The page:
Angelina Jolie Reveals Daughters' Health Struggles In Powerful Essay

by Leah Groth
Originally Published: 
Angelina Jolie
Samir Hussein/Getty

In a poignant essay honoring International Women’s Day, Angelina Jolie revealed that two of her daughters have recently undergone multiple surgeries

Over the years, Angelina Jolie has always done her part to empower women. Whether penning emotional essays about her preventative health decisions to have her ovaries and breasts removed, opening up about her sexual harassment experiences in Hollywood, or giving impassioned speeches about gender equality at the podium of the United Nations, she has never shied away from using her platform to promote a female agenda. In honor of International Women’s Day she decided to commemorate the special day in a very unique but important way — opening up about her daughters’ health issues.

“I have spent the last two months in and out of surgeries with my eldest daughter, and days ago watched her younger sister go under the knife for a hip surgery,” the Academy Award-winning actress started her moving essay for Time. While her eldest daughter is Zahara, 15, she didn’t specify which of her other two girls endured the hip surgery.

She then went on to explain that she wasn’t violating her daughters’ privacy by writing about their experiences. Instead, they “encouraged” her to write the essay. “They understand that going through medical challenges and fighting to survive and heal is something to be proud of,” she continued.

“I have watched my daughters care for one another. My youngest daughter studied the nurses with her sister, and then assisted the next time. I saw how all my girls so easily stopped everything and put each other first, and felt the joy of being of service to those they love,” she wrote.

While her daughters nurtured each other, they also experienced fear.

“I also watched them their face fears with a resolute bravery,” she wrote. “We all know that moment when no one else can help us, and all we can do is close our eyes and breathe. When only we can take the next step or breath through the pain, so we steady ourselves and do it.”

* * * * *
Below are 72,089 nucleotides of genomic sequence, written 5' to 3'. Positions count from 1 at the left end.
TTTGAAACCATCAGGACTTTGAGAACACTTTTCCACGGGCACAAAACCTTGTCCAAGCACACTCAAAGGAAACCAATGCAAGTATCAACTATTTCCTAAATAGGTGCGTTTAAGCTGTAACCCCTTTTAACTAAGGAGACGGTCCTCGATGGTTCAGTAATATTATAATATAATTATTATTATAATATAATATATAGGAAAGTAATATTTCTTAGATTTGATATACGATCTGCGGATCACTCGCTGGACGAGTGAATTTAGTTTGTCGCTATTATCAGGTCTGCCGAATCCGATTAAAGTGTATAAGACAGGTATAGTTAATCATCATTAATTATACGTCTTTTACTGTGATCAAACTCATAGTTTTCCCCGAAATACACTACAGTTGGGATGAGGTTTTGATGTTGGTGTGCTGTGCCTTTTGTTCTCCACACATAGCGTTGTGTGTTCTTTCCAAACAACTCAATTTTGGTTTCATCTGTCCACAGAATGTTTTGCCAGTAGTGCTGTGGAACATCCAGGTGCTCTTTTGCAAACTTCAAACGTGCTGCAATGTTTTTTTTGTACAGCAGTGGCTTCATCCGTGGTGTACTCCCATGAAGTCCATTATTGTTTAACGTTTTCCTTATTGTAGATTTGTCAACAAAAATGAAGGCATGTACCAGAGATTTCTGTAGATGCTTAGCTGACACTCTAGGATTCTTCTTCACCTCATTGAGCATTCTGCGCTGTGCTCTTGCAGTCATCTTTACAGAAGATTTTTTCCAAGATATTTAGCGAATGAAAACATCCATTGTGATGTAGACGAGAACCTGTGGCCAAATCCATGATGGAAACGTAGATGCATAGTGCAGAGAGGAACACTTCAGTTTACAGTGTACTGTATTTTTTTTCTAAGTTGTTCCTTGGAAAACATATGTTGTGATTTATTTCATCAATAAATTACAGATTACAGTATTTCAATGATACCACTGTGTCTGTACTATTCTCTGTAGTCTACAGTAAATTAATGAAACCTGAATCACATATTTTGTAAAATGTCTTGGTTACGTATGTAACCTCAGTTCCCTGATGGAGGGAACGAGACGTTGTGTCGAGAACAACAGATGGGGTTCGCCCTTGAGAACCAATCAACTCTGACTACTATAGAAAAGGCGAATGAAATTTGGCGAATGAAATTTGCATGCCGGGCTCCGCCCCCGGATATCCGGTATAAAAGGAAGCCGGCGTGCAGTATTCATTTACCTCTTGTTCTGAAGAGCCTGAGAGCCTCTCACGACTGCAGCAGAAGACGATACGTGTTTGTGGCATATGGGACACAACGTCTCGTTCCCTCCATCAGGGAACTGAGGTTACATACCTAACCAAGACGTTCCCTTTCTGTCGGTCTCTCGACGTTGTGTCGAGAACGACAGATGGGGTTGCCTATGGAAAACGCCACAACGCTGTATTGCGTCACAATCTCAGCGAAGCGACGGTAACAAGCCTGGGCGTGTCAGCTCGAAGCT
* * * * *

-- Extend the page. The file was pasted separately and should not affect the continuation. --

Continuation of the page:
She made sure to add that their “brothers were there for them, supportive and sweet,” however, “on this International Women’s Day, writing from the hospital, I find myself focusing on my daughters for a moment, and all that I have learned from them and other young girls I have met around the world.”

Jolie points out that while many girls are selfless, putting the needs of others in front of their own, it isn’t something that should be assumed or taken advantage of.

“Someone said to me, when they saw my daughters caring for each other, that ‘it comes naturally to girls.’ I smiled, but then I thought of how often that notion is abused. The little girl is expected to take care of others. The woman she grows up to be will be expected to give, and care for, and sacrifice. Girls are often conditioned to think that they are good only when they serve others, and selfish or wrong if ever they focus on their own needs and desires,” she wrote.

She believes it is our responsibility as a society to protect women’s rights — in both big and small ways.

“Little girls’ softness, their openness and instinct to nurture and help others, must be appreciated and not abused. We must do much more to protect them, in all societies: not only against the extreme ways girls’ rights are often violated, but also the more subtle injustices and attitudes that so often go unnoticed or excused.”

Her ultimate wish is that we “… value girls. Care for them. And know that the stronger they grow, the healthier they will be and the more they will give back to their family and community.”

She completed her essay with a motivating message for women.

“And my message to girls is, fight on, little ladies. Your care for each other will be a large part of your way forward. Hold your nerve. Know your rights. And never let anyone tell you that you are not precious and special and, above all, equal.”

Jolie is the mother of Maddox, 18, Pax, 16, Zahara, 15, Shiloh, 13, Vivienne, 11, and Knox, 11.

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